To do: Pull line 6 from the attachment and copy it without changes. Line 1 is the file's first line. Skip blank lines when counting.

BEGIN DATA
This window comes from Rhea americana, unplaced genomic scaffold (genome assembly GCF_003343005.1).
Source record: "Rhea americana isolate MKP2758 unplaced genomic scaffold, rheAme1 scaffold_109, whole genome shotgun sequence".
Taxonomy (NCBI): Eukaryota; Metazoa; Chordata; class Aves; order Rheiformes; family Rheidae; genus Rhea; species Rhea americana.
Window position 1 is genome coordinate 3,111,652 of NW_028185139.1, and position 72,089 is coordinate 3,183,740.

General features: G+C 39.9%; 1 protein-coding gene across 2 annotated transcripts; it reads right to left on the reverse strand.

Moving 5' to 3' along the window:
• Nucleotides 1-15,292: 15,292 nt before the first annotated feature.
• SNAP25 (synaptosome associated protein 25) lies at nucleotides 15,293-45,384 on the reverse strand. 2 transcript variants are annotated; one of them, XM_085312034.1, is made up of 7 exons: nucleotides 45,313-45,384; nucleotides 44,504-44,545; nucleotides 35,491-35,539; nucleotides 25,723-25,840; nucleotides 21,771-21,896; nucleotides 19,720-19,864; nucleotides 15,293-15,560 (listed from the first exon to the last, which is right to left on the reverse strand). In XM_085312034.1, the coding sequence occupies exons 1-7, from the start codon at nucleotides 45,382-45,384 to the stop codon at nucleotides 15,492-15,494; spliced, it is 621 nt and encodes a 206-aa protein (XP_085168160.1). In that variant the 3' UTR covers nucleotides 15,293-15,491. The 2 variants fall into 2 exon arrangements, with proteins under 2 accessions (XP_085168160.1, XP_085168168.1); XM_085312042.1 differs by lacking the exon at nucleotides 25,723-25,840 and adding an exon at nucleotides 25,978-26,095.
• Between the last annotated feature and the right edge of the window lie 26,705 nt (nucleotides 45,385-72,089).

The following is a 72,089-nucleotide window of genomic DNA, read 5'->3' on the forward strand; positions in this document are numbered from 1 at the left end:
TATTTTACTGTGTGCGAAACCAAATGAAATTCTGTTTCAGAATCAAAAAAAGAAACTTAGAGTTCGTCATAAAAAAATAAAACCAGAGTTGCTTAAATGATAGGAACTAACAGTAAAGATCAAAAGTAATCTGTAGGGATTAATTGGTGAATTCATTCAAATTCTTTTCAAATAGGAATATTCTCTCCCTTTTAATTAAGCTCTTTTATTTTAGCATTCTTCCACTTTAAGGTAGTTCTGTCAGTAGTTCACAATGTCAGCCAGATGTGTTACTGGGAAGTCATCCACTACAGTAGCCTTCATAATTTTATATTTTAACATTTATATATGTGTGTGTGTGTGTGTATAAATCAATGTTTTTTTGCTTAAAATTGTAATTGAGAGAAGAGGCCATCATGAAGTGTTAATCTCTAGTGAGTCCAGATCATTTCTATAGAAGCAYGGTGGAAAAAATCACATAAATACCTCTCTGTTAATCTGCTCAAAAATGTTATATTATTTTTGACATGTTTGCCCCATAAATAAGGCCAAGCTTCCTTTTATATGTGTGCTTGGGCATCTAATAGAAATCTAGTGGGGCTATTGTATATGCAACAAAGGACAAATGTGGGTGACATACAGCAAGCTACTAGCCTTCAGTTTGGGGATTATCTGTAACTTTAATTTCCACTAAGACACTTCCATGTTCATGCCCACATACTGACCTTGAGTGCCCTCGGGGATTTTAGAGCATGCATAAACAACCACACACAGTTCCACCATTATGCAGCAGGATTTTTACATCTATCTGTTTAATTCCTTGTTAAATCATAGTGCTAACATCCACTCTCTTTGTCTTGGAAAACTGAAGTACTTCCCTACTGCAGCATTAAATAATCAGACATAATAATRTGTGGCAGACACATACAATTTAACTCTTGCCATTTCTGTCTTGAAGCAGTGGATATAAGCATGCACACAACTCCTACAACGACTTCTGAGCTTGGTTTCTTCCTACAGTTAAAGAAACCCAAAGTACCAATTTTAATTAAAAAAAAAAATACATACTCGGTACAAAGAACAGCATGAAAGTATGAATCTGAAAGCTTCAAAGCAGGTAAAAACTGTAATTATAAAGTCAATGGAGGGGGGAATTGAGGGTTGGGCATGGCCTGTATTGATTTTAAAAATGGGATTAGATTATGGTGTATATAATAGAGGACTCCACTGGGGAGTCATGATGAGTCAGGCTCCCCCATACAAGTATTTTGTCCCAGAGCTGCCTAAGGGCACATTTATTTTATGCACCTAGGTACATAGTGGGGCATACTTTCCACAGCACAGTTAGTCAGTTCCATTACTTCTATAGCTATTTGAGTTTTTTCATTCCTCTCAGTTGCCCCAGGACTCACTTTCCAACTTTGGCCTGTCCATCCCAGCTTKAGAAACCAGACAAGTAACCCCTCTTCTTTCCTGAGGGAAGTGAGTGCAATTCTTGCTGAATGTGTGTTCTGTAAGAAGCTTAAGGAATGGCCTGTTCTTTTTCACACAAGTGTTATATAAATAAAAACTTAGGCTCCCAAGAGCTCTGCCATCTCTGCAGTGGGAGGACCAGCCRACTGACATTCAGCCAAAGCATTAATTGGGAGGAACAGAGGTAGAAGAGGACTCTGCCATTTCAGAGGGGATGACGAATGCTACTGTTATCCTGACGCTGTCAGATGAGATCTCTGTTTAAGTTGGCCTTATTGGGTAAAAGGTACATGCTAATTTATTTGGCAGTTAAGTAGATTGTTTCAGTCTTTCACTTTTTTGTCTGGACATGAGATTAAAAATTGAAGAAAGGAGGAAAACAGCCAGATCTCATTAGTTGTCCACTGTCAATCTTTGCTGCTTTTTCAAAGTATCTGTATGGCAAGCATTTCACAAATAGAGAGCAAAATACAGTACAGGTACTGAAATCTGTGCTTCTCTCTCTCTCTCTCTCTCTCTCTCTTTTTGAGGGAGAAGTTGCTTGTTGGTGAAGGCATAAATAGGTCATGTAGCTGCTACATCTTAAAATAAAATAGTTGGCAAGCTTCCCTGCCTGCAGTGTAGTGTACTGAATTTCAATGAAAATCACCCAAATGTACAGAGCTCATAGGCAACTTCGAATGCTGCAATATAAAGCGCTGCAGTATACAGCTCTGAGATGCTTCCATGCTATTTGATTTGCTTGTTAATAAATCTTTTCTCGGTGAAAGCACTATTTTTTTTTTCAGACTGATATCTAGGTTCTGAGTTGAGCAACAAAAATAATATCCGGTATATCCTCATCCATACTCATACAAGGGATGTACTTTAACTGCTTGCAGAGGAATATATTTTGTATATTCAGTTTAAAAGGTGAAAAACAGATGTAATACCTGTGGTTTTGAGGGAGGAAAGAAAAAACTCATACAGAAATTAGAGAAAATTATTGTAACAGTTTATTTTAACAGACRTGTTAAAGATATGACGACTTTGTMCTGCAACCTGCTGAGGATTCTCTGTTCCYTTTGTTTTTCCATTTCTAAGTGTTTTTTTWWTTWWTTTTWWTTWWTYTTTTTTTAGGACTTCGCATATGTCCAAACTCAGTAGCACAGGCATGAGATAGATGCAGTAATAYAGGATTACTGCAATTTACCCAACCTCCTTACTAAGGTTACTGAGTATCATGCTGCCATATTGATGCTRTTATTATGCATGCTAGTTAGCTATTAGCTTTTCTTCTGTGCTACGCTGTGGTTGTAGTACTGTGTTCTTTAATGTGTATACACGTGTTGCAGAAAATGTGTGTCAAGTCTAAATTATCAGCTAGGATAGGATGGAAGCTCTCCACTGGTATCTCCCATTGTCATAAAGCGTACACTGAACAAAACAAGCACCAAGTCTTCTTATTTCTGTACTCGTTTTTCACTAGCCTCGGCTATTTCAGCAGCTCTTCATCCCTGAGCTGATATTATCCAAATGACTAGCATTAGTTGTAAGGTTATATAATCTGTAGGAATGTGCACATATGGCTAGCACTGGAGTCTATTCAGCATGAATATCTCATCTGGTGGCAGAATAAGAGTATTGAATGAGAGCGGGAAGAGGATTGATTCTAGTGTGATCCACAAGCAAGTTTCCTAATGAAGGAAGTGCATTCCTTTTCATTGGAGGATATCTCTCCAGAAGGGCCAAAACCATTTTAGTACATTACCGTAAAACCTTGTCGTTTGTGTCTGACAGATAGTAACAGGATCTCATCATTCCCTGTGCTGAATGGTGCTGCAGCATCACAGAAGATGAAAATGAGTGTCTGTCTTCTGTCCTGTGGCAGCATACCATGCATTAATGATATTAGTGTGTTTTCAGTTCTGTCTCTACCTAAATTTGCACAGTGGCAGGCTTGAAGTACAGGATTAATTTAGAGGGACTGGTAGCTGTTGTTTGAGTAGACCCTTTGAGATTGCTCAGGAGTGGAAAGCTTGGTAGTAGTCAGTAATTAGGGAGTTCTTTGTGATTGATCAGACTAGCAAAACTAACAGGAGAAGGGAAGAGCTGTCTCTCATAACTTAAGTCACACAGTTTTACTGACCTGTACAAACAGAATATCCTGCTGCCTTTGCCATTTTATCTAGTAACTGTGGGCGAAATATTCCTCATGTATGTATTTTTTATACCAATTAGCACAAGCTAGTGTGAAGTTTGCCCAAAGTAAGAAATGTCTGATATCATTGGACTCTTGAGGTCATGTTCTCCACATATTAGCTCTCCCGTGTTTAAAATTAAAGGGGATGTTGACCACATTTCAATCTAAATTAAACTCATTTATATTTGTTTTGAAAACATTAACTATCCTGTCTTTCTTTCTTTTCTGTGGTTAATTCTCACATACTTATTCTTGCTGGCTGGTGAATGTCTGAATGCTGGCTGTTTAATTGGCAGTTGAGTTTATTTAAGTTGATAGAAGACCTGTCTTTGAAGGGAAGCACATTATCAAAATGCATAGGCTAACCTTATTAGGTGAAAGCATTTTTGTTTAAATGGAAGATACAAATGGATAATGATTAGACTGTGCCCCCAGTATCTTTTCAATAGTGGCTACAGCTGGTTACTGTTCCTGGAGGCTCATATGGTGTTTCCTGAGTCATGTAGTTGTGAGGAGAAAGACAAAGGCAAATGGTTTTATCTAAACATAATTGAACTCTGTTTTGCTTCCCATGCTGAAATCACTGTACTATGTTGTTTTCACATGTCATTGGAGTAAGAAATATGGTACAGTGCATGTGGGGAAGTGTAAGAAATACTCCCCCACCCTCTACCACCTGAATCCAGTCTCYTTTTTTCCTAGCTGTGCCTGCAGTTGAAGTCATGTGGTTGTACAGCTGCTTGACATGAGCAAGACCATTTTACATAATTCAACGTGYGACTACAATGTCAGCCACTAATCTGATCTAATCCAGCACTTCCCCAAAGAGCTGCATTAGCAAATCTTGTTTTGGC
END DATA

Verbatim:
Moving 5' to 3' along the window: